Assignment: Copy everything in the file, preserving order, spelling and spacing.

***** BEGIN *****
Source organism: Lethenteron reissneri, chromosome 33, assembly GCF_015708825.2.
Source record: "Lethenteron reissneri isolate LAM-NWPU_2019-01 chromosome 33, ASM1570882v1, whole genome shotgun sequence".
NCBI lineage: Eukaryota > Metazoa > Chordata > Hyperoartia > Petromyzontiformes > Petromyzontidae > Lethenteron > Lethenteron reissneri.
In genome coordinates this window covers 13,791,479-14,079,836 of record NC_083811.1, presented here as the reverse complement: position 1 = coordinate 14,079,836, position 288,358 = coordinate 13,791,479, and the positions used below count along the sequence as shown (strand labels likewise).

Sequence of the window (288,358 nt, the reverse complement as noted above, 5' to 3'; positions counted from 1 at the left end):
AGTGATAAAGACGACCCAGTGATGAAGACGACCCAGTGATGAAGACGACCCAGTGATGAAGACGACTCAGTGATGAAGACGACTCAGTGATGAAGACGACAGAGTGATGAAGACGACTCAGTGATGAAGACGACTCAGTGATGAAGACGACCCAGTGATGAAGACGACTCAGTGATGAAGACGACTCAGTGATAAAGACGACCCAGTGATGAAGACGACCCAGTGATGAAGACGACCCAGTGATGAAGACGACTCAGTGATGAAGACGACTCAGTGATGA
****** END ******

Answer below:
Source organism: Lethenteron reissneri, chromosome 33, assembly GCF_015708825.2.
Source record: "Lethenteron reissneri isolate LAM-NWPU_2019-01 chromosome 33, ASM1570882v1, whole genome shotgun sequence".
NCBI lineage: Eukaryota > Metazoa > Chordata > Hyperoartia > Petromyzontiformes > Petromyzontidae > Lethenteron > Lethenteron reissneri.
In genome coordinates this window covers 13,791,479-14,079,836 of record NC_083811.1, presented here as the reverse complement: position 1 = coordinate 14,079,836, position 288,358 = coordinate 13,791,479, and the positions used below count along the sequence as shown (strand labels likewise).

Sequence of the window (288,358 nt, the reverse complement as noted above, 5' to 3'; positions counted from 1 at the left end):
AGTGATAAAGACGACCCAGTGATGAAGACGACCCAGTGATGAAGACGACCCAGTGATGAAGACGACTCAGTGATGAAGACGACTCAGTGATGAAGACGACAGAGTGATGAAGACGACTCAGTGATGAAGACGACTCAGTGATGAAGACGACCCAGTGATGAAGACGACTCAGTGATGAAGACGACTCAGTGATAAAGACGACCCAGTGATGAAGACGACCCAGTGATGAAGACGACCCAGTGATGAAGACGACTCAGTGATGAAGACGACTCAGTGATGA